To take on biggest waves, you need the right surfer ... and the right board

To take on biggest waves, you need the right surfer ... and the right board

HONOLULU (HawaiiNewsNow) - Surfboards have come a long way since Duke Kahanamoku surfed Waikiki with wooden boards that weighed about 100 pounds.

These days, surfers chasing the biggest waves on the planet on boards shaped specifically to harness the speed and power of the massive swells.

John Carper should know. He’s a North Shore surfer who has spent years designing boards that have caught some of the biggest waves around the world.

He said the evolution of the most important piece of equipment for every surfer ― the surfboard itself ― has been astounding to watch.

“We were making longer versions. Little bit by little bit, pipe boards. Then Waimea boards,” he said. “Right about the time we were getting good at the Waimea boards, we didn’t even know about Jaws.”

Jaws, of course, is one of the premier big waves spots in the world today.

In the beginning, thanks to surfer Laird Hamilton, Jaws was dominated by tow-in surfers with Jet Skis.

But after a few years of towing in, a handful of surfers ― led by Carper’s team rider Shane Dorian ― thought paddling into the waves was a challenge they needed to take on.

At that time, though, the technology wasn’t there.

Tow-in became the way to do it at Jaws, and at other big-wave spots.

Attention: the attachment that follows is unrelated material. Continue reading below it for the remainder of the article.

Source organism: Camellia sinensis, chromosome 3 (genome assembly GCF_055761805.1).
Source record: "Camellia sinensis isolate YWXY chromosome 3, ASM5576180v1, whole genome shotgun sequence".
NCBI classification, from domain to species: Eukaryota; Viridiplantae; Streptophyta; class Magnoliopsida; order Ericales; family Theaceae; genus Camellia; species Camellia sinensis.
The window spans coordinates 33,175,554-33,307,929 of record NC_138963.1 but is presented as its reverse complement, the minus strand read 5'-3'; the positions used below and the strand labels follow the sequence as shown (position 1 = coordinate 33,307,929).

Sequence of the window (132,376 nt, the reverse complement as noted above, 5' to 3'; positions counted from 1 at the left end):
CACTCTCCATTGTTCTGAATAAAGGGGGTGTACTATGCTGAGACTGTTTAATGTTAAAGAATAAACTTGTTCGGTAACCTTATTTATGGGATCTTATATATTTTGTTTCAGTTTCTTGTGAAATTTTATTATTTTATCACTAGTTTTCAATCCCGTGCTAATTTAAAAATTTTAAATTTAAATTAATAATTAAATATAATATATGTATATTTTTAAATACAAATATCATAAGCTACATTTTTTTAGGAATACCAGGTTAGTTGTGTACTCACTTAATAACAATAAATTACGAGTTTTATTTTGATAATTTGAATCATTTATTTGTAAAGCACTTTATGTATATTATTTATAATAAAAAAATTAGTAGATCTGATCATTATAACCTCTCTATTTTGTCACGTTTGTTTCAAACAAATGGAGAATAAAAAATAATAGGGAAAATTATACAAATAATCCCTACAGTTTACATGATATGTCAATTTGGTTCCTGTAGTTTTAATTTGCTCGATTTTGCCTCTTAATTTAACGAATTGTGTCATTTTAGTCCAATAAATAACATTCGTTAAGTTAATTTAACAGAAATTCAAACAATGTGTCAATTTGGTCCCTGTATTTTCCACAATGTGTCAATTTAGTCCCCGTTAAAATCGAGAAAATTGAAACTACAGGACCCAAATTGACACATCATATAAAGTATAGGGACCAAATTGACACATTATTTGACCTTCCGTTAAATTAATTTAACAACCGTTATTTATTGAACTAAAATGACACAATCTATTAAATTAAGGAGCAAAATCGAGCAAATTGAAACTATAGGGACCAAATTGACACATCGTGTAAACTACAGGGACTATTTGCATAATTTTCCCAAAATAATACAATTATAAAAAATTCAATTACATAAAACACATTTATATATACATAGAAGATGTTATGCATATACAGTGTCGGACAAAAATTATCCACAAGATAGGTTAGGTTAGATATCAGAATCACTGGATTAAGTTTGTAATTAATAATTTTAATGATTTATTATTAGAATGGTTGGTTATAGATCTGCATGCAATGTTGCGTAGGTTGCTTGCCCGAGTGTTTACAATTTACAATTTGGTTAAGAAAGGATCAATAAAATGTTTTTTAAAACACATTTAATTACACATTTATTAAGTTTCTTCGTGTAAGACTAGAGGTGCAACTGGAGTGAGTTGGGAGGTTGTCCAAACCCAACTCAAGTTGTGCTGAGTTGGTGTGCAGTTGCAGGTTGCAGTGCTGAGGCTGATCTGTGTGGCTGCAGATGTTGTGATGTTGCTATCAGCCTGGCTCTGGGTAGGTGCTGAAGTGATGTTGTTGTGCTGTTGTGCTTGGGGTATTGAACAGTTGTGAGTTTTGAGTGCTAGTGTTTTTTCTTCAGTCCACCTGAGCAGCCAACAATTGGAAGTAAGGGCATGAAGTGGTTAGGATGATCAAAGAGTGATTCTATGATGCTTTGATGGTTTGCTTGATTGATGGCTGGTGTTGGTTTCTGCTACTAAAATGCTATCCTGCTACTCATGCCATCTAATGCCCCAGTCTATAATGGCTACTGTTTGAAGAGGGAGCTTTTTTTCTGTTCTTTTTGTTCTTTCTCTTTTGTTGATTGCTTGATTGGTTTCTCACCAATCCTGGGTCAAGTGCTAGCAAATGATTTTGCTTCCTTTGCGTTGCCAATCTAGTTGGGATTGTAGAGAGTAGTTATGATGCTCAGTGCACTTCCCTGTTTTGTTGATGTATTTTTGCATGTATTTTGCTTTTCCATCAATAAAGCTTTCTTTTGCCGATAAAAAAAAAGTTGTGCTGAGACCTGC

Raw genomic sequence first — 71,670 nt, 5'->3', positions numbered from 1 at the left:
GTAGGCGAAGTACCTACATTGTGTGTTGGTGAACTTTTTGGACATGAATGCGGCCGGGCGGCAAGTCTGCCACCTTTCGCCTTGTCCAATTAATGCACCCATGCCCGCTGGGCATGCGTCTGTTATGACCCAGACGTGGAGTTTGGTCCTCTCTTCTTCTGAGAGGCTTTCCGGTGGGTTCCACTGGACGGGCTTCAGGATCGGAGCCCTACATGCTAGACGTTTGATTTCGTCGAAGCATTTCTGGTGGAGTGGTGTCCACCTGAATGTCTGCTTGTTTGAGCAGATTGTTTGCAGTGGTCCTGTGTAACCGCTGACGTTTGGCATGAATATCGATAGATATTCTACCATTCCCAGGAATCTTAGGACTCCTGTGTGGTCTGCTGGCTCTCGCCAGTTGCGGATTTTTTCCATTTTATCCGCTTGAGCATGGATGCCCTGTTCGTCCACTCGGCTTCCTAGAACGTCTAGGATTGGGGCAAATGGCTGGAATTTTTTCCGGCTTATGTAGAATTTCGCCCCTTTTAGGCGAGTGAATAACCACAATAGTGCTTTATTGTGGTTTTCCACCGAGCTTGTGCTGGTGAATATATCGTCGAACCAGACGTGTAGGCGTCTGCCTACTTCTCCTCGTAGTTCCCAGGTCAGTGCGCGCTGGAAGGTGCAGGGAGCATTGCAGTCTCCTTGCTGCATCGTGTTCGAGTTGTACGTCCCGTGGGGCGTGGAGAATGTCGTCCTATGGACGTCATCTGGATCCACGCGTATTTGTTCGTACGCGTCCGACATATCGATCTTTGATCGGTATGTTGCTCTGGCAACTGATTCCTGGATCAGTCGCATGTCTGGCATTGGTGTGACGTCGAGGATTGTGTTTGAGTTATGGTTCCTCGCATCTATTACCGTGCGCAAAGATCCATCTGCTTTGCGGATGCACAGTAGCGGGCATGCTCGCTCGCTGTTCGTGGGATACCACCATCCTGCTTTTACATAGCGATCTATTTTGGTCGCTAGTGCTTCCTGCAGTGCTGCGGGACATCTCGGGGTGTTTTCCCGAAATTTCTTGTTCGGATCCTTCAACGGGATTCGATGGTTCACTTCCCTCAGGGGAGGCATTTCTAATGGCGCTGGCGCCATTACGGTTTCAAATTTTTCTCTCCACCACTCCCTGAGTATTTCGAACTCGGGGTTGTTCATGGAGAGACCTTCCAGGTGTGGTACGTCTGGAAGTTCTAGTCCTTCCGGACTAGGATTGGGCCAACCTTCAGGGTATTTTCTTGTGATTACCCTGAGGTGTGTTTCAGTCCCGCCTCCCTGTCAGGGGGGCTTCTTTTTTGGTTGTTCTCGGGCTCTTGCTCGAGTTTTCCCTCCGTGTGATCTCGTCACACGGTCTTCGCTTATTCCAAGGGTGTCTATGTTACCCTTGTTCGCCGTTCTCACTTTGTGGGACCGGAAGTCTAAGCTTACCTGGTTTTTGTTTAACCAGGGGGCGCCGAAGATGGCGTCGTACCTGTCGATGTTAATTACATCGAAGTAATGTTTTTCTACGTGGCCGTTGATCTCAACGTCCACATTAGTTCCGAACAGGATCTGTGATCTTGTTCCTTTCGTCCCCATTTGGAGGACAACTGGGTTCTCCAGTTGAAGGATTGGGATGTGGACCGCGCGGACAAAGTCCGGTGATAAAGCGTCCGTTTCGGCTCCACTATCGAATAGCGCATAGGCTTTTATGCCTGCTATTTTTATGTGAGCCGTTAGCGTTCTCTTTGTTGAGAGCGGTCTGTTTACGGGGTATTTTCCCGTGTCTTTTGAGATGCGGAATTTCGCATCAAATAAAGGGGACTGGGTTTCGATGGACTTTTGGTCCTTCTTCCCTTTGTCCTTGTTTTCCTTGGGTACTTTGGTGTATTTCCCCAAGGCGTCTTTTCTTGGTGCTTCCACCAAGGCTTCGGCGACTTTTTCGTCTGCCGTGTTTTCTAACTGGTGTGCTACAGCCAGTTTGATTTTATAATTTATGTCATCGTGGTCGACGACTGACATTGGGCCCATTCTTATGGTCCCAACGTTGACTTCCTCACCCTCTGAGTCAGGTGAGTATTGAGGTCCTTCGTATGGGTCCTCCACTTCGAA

But, Carper said, “Shane ... always thought tow-in was cheating, felt it was too easy.”

Granted, there’s nothing easy about riding giant surf ― tow-in or not. But for Dorian, paddling into the wave was the correct way of surfing big waves.

To get there, the equipment needed refinement.

And this is where the collaboration between a surfer and a shaper is vital.

“We’ve spent hundreds, maybe thousands of hours together,” Carper said. “We’ve spent a lot of time over the years talking about this. We have our own language. He’s very untechnical."

That feedback was essential because in the beginning, the boards weren’t working.

“We can’t paddle into these waves. We can’t do it. We catch 'em. We blow off at the top,” Carper said.

They needed a board with enough weight to help propel the surfer down the wave and cut through the wind chop. But it was a slow process, especially figuring out the correct length of the boards.

The final product measured 10 feet, 6 inches and weighed 27 pounds.

Most high-performance shortboards weight less than 6 pounds.

It took a day and a half for Carper to shape, and was glassed twice. He called it the “P.B.U. board” ― pray before use.

And Dorian loved it.

“Once you get momentum on the board he says they feel like a shortboard to him,” Carper said. “He says it feels just like a shortboard.”

The pair are now working on shorter, lighter boards. If you’re interested in getting one, first make sure you can afford it. They run about $2,000.

“Pushing the Limits” is an ongoing series that explores how surfers are taking on bigger and bigger waves ― while still living to tell the story.

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